Sam Bahreini, a seasoned operations officer and agile entrepreneur, is co-founder and COO of VoloForce, a company that helps enterprise retail brands understand organization implementation through automation and simplification.
Let's face it: When it comes to building a successful business, everything else seems to take a backseat, regardless of how important it may be. Health and family are often the first to go. We tell ourselves that our business demands our attention, and there will be time for those things once it's up and running.
The thing, though, is that you're never "done" with your business. What's more, studies show that the quality of your physical and mental well-being is a huge contributing factor to the success of your business. Consider these points:
- A 2012 Stanford University study found that firms underperform significantly when CEOs are sick.
- Data from the Center for Creative Leadership suggests that CEOs and business leaders who are out of shape are often perceived as being less effective at their jobs.
- According to a report by the Integrated Benefits Institute, U.S. companies lose more than half a billion dollars per year due to lost productivity stemming from employee illness.
- Emotions are important to productivity, too: Gallup found that disengaged employees cost the U.S. up to $550 billion in lost productivity each year.
So how can you improve your business by enhancing your well-being? Here are the best pieces of advice I've gathered over the years:
1. Treat your body like your business.
You can't be at the top of your game unless you're healthy and happy. That means paying attention to your nutrition, fitness, and sleep whether you're at home, at work or on the road.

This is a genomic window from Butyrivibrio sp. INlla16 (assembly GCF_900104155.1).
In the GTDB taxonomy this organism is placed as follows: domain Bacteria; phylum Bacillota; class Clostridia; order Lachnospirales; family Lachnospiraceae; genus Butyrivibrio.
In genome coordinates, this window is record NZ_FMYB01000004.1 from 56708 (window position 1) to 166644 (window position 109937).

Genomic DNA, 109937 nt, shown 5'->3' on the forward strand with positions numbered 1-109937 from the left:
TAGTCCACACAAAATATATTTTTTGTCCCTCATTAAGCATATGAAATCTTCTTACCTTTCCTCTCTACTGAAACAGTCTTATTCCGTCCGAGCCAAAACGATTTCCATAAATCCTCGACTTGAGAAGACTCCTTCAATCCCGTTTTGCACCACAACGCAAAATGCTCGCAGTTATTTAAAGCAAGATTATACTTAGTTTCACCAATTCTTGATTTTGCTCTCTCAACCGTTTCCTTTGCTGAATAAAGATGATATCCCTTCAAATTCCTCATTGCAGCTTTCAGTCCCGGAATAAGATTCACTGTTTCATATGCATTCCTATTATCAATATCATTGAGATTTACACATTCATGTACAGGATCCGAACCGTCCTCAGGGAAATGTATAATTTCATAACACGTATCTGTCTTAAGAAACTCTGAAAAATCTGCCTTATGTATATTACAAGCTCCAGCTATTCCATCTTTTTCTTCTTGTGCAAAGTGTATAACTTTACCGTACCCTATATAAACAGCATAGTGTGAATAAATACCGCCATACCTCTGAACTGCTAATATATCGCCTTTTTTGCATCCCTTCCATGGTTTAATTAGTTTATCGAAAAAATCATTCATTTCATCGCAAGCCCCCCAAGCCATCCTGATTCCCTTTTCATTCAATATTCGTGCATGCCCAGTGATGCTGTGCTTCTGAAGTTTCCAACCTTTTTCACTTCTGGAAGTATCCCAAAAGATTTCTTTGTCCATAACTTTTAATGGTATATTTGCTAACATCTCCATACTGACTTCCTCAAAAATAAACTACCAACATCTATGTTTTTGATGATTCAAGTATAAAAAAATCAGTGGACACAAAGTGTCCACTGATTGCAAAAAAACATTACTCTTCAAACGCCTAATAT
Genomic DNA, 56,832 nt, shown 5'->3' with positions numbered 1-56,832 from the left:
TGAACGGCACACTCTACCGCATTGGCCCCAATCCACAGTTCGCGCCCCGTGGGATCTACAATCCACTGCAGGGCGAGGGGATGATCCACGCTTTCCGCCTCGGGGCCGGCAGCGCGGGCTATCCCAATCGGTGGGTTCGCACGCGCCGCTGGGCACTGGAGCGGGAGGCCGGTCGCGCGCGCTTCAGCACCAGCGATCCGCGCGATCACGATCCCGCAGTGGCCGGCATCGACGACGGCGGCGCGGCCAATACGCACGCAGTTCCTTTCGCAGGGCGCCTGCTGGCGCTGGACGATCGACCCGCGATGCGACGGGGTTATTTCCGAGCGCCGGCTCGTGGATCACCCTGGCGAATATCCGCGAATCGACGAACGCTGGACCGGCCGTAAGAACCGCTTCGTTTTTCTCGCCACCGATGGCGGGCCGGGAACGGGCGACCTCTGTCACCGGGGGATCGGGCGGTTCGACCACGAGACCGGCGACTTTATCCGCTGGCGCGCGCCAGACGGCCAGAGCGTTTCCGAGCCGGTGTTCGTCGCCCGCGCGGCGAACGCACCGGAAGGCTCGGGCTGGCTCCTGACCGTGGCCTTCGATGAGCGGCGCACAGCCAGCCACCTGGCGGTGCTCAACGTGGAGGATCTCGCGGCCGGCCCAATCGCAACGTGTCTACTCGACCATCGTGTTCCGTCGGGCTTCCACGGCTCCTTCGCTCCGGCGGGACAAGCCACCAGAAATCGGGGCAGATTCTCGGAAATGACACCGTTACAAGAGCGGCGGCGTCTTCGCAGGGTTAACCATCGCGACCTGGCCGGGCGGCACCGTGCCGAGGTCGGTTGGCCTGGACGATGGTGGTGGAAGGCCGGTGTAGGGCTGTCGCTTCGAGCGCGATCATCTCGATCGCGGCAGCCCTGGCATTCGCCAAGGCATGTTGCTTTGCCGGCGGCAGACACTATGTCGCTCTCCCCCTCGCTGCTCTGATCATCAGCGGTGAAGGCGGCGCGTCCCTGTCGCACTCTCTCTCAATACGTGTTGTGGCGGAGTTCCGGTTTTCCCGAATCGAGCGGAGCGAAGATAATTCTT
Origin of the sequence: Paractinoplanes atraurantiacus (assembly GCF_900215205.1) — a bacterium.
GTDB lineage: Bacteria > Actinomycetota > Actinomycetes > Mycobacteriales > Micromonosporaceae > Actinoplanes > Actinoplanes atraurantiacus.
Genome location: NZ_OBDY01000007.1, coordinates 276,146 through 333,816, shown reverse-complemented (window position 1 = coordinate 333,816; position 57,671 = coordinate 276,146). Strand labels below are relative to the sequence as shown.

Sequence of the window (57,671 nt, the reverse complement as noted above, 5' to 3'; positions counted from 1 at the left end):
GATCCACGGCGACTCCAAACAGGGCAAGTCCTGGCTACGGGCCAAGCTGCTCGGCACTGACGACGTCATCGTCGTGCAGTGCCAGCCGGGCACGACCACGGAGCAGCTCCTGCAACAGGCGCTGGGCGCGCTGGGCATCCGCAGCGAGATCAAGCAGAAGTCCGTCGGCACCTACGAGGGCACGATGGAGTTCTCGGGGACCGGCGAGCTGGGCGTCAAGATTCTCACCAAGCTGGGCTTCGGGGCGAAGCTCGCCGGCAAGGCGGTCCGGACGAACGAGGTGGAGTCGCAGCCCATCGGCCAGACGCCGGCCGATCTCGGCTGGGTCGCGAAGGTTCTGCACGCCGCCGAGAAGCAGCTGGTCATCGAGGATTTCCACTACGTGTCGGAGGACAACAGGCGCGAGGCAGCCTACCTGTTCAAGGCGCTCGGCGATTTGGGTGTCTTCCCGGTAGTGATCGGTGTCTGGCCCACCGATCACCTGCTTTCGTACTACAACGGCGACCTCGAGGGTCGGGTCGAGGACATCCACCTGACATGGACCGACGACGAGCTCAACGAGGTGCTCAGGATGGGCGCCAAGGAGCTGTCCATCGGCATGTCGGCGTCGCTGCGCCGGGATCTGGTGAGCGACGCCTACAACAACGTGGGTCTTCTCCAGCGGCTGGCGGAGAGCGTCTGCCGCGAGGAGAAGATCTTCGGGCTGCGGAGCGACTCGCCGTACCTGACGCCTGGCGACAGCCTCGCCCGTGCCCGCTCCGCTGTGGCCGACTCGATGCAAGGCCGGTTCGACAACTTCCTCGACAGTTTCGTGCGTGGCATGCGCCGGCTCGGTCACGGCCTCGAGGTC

According to a good friend of mine, Chris Albert, not only do these things affect how you function at work in the short term, but eating well and keeping your body and mind healthy also reduces stress, which will keep you from taking years off your life. Chris helped develop the health and wellness program for our company, which helped us integrate fitness into our company culture. We began offering gym memberships to employees to show how committed we were.
2. Turn off your phone and ask 20 questions.
One of the biggest issues I encountered as an entrepreneur involved being constantly accessible, which was especially problematic at night during family time. Eventually, my mentor, Father John Hopkins, advised me to turn off my phone at home, sit with my family, and ask them 20 questions. The purpose of the exercise was to spark a good conversation and give them my undivided attention.
This goes a long way toward showing your support system that you also support them on a daily basis. You can even have your family and your employees' families come to the office to see your work environment and meet your staff.
3. Pause before you hit "send."
This applies to emails, texts, or any decision you have to make. All too often, our immediate reaction to a situation far exceeds what is pertinent. And when we overreact, our judgment becomes clouded by emotion.
When something comes across your desk that requires immediate attention, read it and walk away. Only respond once you have given deep thought to the situation and explored all avenues to ensure that your reaction doesn't negatively impact your reputation or organization.
I've applied all of this advice to my own life and business, and it has delivered profound benefits. By following this advice, you'll find that your company develops a greater sense of health and interconnectedness. You'll respond to issues with careful thought, rather than knee-jerk reactions. And when health and happiness are the backbone of your company, you'll be more successful and engaged in every aspect of your life.